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Study Finds People Who Show Their True Selves At Work Are Happier And More Productive

Study Finds People Who Show Their True Selves At Work Are Happier And More Productive

A recent study has shown that the more people show their true selves at work, the happier and more productive they’ll be.

“To thine own self be true, and it must follow, as the night the day, thou cans’t not be false to any man”. — William Shakespeare, Hamlet

In what is claimed to be the first causal evidence showing that workplace happiness does in fact matter, the study was undertaken by researchers over at the Social Market Foundation and the University of Warwick’s Center for Competitive Advantage in the Global Economy in a bid to understand the happy-productive worker.

The research included four different experiments and over 700 participants. The experiments involved showing random individuals either a 10-minute comedy clip or providing them with snacks and drinks. This was then followed up by a discussion to decide whether the “happiness shocks” (referred to in the report) had a positive impact on the participants.

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According to Fortune, other participants were asked to discuss recent events in their lives, such as family tragedies, so that researchers could determine whether the lower levels of happiness could be associated with low productivity.

The results showed that those that were treated to a funny video or treats had an average increase of around 12% in their productivity –  even going as far as reaching 20% in some. The study also found that there was a link between unhappiness and low productivity in those that discussed less-happier experiences – that could have a lasting effect of up to around 2 years.

Pair this up with the American Psychological Association’s 2008 “Authentic Personality” report that determined whether “authenticity is related to well-being”. The results clearly show that there IS a direct line between being yourself with being happy and productive.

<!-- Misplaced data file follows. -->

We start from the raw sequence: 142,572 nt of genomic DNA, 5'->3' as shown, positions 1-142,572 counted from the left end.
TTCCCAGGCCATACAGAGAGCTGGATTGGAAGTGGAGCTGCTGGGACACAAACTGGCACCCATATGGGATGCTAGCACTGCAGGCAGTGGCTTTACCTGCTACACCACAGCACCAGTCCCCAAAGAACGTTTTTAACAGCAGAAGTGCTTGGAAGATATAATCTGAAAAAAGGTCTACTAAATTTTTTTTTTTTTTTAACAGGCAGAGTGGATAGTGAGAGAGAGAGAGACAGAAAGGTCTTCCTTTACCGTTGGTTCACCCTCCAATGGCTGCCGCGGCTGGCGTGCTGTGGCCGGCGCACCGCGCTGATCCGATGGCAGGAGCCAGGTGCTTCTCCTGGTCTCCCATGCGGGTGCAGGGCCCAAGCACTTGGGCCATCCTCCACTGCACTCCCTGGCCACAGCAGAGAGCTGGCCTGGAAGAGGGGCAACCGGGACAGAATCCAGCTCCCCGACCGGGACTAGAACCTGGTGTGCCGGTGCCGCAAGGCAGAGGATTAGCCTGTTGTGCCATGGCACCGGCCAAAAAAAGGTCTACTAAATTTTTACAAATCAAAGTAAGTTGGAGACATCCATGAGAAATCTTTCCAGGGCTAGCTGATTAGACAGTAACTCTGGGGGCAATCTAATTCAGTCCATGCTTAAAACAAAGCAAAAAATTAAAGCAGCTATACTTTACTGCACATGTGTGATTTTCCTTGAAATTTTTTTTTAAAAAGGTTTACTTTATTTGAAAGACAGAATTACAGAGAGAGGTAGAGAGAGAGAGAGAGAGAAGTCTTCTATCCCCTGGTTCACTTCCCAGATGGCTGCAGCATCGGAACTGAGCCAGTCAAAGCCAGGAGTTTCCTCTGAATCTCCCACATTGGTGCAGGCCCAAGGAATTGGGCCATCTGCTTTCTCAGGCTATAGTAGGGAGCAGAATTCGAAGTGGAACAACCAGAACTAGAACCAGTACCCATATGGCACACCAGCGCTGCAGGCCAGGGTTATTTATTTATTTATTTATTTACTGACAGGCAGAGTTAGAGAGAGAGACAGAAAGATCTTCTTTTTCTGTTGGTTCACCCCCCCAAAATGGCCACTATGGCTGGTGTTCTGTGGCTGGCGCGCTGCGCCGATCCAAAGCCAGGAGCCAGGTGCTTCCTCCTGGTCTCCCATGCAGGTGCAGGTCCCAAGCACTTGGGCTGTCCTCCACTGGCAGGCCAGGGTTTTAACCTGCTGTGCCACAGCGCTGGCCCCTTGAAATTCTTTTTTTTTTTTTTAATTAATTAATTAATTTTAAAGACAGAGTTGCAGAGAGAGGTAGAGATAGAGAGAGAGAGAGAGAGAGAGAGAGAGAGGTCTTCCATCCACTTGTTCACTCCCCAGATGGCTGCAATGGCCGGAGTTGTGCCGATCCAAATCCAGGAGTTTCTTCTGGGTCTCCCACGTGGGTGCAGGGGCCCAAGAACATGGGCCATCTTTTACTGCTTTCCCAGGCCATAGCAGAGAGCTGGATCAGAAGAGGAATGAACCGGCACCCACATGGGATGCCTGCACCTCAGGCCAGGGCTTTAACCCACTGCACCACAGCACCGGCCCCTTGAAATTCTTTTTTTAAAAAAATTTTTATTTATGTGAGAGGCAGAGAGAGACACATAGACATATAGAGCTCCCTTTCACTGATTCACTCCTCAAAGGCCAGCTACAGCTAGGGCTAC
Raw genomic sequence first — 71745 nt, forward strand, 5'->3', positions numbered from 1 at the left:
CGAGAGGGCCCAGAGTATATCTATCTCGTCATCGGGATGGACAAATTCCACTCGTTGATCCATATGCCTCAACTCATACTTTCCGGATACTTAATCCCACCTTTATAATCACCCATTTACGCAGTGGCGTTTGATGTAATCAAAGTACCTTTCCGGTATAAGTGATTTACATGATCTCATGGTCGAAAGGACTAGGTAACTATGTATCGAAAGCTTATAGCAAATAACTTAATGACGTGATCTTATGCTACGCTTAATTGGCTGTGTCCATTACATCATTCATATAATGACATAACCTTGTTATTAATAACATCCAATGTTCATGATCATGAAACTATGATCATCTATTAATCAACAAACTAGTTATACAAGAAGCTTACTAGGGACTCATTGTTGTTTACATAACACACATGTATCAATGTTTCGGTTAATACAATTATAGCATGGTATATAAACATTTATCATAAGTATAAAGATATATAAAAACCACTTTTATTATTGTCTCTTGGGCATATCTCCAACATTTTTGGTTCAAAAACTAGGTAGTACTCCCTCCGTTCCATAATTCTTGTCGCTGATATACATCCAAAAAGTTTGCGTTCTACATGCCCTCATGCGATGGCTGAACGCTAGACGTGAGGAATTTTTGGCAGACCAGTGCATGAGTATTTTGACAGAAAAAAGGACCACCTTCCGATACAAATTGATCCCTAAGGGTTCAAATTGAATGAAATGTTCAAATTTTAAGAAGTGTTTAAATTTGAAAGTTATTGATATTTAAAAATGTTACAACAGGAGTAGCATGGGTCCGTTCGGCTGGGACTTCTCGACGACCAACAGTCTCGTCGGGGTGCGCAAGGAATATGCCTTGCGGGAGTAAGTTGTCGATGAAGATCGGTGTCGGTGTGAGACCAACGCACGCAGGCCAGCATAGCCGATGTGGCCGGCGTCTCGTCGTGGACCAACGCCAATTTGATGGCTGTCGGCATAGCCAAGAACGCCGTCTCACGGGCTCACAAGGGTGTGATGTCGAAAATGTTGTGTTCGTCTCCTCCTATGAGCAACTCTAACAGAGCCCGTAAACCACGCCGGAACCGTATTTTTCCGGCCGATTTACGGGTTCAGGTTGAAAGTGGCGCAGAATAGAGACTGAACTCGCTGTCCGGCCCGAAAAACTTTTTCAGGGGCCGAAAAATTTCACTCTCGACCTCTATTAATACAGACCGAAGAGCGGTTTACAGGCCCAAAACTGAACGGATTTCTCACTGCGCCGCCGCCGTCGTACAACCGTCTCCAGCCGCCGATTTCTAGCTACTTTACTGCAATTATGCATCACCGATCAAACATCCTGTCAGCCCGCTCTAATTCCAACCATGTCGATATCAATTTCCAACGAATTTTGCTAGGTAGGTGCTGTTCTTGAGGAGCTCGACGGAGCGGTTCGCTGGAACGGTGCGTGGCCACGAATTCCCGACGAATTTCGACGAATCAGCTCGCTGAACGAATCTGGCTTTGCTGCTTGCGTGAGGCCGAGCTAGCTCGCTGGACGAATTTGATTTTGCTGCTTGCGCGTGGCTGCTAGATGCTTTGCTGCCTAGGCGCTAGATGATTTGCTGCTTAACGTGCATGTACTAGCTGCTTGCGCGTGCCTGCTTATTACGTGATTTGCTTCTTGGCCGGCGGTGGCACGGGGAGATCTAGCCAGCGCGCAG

With these studies in mind, you might be wondering what are some of the things that you can do to stay happy – and therefore productive – at work. Here are some great tips.

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Know your strengths, own your strengths

Once you know your own strengths in your profession, you can go ahead crafting them in an effort to own them. By knowing your capabilities, you will reduce the risk of self-doubt. Instead of thinking whether you’re able to do a designated task, you’ll be positively and assuredly able to know that you can do it.

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    Image via Paramount Studios

    According to Marcus Buckingham and LeanIn, there are four key signs to recognizing your strengths:

    • Success – This is the power of feeling in control and effective when doing the task at hand.
    • Instinct – This is the feeling of looking forward to doing the task because you’re aware and confident you can do it.
    • Growth – Knowing that the activity will help you to be focused and remain inquisitive.
    • Needs – Whether the task has knocked you out or not, you still feel fulfilled and have a sense of achievement.

    Don’t always aim to please

    By aiming to please, you’re instantly going against your natural instinct because you’re reaching out to be how someone else wants you to be. Whilst there are times when conforming for the greater good is more ideal in the situation, remember to make sure you’re not always aiming to please.

    It’s okay for people to disagree with your opinion from time to time – it’s your opinion, not theirs. Having an opinion means you have a voice. Even if people decide not to listen, you will ultimately feel proud that you at least spoke your mind and shared your feelings. Don’t be brash about it. Be sure to respect other people’s opinions and even company culture, but don’t be afraid to share your thoughts.